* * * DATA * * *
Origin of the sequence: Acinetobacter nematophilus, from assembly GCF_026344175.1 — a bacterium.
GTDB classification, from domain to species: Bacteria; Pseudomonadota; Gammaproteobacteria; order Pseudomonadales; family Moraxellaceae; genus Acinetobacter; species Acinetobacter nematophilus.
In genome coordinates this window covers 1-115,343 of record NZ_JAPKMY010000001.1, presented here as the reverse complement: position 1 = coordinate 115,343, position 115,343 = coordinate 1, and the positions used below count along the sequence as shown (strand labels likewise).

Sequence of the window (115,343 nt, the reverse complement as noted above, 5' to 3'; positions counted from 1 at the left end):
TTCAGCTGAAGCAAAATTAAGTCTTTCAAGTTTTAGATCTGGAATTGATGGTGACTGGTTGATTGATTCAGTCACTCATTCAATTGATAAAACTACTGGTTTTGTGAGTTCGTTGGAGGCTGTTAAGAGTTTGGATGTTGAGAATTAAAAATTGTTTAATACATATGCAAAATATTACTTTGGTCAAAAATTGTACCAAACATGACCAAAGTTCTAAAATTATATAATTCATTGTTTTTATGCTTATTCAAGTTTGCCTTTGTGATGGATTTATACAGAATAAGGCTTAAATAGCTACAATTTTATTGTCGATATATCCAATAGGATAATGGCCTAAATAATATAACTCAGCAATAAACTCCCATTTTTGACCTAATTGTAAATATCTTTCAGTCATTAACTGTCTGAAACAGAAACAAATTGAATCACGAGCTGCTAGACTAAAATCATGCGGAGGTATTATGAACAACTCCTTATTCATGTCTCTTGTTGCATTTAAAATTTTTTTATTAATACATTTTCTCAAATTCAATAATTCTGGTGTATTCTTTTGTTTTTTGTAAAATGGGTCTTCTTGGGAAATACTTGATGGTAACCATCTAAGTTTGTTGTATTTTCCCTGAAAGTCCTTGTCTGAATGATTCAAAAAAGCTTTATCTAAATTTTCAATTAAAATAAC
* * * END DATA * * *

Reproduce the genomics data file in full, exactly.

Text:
Origin of the sequence: Acinetobacter nematophilus, from assembly GCF_026344175.1 — a bacterium.
GTDB classification, from domain to species: Bacteria; Pseudomonadota; Gammaproteobacteria; order Pseudomonadales; family Moraxellaceae; genus Acinetobacter; species Acinetobacter nematophilus.
In genome coordinates this window covers 1-115,343 of record NZ_JAPKMY010000001.1, presented here as the reverse complement: position 1 = coordinate 115,343, position 115,343 = coordinate 1, and the positions used below count along the sequence as shown (strand labels likewise).

Sequence of the window (115,343 nt, the reverse complement as noted above, 5' to 3'; positions counted from 1 at the left end):
TTCAGCTGAAGCAAAATTAAGTCTTTCAAGTTTTAGATCTGGAATTGATGGTGACTGGTTGATTGATTCAGTCACTCATTCAATTGATAAAACTACTGGTTTTGTGAGTTCGTTGGAGGCTGTTAAGAGTTTGGATGTTGAGAATTAAAAATTGTTTAATACATATGCAAAATATTACTTTGGTCAAAAATTGTACCAAACATGACCAAAGTTCTAAAATTATATAATTCATTGTTTTTATGCTTATTCAAGTTTGCCTTTGTGATGGATTTATACAGAATAAGGCTTAAATAGCTACAATTTTATTGTCGATATATCCAATAGGATAATGGCCTAAATAATATAACTCAGCAATAAACTCCCATTTTTGACCTAATTGTAAATATCTTTCAGTCATTAACTGTCTGAAACAGAAACAAATTGAATCACGAGCTGCTAGACTAAAATCATGCGGAGGTATTATGAACAACTCCTTATTCATGTCTCTTGTTGCATTTAAAATTTTTTTATTAATACATTTTCTCAAATTCAATAATTCTGGTGTATTCTTTTGTTTTTTGTAAAATGGGTCTTCTTGGGAAATACTTGATGGTAACCATCTAAGTTTGTTGTATTTTCCCTGAAAGTCCTTGTCTGAATGATTCAAAAAAGCTTTATCTAAATTTTCAATTAAAATAAC